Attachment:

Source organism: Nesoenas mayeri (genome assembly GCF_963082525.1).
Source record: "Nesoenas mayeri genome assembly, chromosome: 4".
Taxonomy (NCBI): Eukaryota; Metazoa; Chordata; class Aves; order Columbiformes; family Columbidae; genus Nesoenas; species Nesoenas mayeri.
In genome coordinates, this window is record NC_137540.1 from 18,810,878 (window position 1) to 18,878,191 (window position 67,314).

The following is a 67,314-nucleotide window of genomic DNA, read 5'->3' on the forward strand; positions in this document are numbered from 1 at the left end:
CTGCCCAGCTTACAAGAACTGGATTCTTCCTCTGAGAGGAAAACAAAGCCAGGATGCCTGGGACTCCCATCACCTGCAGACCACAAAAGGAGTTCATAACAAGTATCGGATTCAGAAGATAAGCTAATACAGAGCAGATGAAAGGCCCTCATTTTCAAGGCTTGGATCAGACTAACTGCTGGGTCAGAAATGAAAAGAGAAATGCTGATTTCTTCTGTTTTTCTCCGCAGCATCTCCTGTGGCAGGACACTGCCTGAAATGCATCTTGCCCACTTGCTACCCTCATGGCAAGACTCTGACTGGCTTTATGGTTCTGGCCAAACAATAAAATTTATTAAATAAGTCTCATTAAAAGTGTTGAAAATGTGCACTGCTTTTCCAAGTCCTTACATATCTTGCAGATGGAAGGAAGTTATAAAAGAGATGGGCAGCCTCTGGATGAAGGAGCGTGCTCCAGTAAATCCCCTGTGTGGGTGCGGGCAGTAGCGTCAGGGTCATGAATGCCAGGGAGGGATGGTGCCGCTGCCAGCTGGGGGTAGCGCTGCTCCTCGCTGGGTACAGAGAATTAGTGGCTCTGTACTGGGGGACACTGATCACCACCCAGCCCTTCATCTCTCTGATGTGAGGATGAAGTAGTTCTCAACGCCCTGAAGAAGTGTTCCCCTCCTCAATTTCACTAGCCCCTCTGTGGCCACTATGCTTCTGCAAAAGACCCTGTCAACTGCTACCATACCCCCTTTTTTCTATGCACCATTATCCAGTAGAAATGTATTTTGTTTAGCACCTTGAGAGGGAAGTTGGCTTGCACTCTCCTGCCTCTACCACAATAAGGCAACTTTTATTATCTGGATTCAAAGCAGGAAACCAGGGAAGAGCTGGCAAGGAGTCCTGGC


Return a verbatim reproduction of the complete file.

Source organism: Nesoenas mayeri (genome assembly GCF_963082525.1).
Source record: "Nesoenas mayeri genome assembly, chromosome: 4".
Taxonomy (NCBI): Eukaryota; Metazoa; Chordata; class Aves; order Columbiformes; family Columbidae; genus Nesoenas; species Nesoenas mayeri.
In genome coordinates, this window is record NC_137540.1 from 18,810,878 (window position 1) to 18,878,191 (window position 67,314).

The following is a 67,314-nucleotide window of genomic DNA, read 5'->3' on the forward strand; positions in this document are numbered from 1 at the left end:
CTGCCCAGCTTACAAGAACTGGATTCTTCCTCTGAGAGGAAAACAAAGCCAGGATGCCTGGGACTCCCATCACCTGCAGACCACAAAAGGAGTTCATAACAAGTATCGGATTCAGAAGATAAGCTAATACAGAGCAGATGAAAGGCCCTCATTTTCAAGGCTTGGATCAGACTAACTGCTGGGTCAGAAATGAAAAGAGAAATGCTGATTTCTTCTGTTTTTCTCCGCAGCATCTCCTGTGGCAGGACACTGCCTGAAATGCATCTTGCCCACTTGCTACCCTCATGGCAAGACTCTGACTGGCTTTATGGTTCTGGCCAAACAATAAAATTTATTAAATAAGTCTCATTAAAAGTGTTGAAAATGTGCACTGCTTTTCCAAGTCCTTACATATCTTGCAGATGGAAGGAAGTTATAAAAGAGATGGGCAGCCTCTGGATGAAGGAGCGTGCTCCAGTAAATCCCCTGTGTGGGTGCGGGCAGTAGCGTCAGGGTCATGAATGCCAGGGAGGGATGGTGCCGCTGCCAGCTGGGGGTAGCGCTGCTCCTCGCTGGGTACAGAGAATTAGTGGCTCTGTACTGGGGGACACTGATCACCACCCAGCCCTTCATCTCTCTGATGTGAGGATGAAGTAGTTCTCAACGCCCTGAAGAAGTGTTCCCCTCCTCAATTTCACTAGCCCCTCTGTGGCCACTATGCTTCTGCAAAAGACCCTGTCAACTGCTACCATACCCCCTTTTTTCTATGCACCATTATCCAGTAGAAATGTATTTTGTTTAGCACCTTGAGAGGGAAGTTGGCTTGCACTCTCCTGCCTCTACCACAATAAGGCAACTTTTATTATCTGGATTCAAAGCAGGAAACCAGGGAAGAGCTGGCAAGGAGTCCTGGC